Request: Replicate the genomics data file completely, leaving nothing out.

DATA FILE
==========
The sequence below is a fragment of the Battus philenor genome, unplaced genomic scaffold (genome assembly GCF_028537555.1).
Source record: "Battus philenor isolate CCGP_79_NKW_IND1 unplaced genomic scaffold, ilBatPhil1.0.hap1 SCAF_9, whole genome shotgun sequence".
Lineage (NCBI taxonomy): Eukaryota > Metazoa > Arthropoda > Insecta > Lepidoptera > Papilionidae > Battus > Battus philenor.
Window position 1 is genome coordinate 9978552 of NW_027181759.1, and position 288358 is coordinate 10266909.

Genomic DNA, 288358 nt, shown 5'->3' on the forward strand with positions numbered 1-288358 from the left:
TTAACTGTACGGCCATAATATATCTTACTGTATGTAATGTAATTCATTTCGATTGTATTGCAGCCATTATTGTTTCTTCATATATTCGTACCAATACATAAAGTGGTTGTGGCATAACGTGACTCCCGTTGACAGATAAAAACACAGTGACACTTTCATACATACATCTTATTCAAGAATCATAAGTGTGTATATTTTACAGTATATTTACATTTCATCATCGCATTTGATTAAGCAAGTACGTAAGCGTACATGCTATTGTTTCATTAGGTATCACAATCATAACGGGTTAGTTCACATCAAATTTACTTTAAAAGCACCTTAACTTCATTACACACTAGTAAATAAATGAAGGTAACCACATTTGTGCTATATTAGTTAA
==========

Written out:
The sequence below is a fragment of the Battus philenor genome, unplaced genomic scaffold (genome assembly GCF_028537555.1).
Source record: "Battus philenor isolate CCGP_79_NKW_IND1 unplaced genomic scaffold, ilBatPhil1.0.hap1 SCAF_9, whole genome shotgun sequence".
Lineage (NCBI taxonomy): Eukaryota > Metazoa > Arthropoda > Insecta > Lepidoptera > Papilionidae > Battus > Battus philenor.
Window position 1 is genome coordinate 9978552 of NW_027181759.1, and position 288358 is coordinate 10266909.

Genomic DNA, 288358 nt, shown 5'->3' on the forward strand with positions numbered 1-288358 from the left:
TTAACTGTACGGCCATAATATATCTTACTGTATGTAATGTAATTCATTTCGATTGTATTGCAGCCATTATTGTTTCTTCATATATTCGTACCAATACATAAAGTGGTTGTGGCATAACGTGACTCCCGTTGACAGATAAAAACACAGTGACACTTTCATACATACATCTTATTCAAGAATCATAAGTGTGTATATTTTACAGTATATTTACATTTCATCATCGCATTTGATTAAGCAAGTACGTAAGCGTACATGCTATTGTTTCATTAGGTATCACAATCATAACGGGTTAGTTCACATCAAATTTACTTTAAAAGCACCTTAACTTCATTACACACTAGTAAATAAATGAAGGTAACCACATTTGTGCTATATTAGTTAA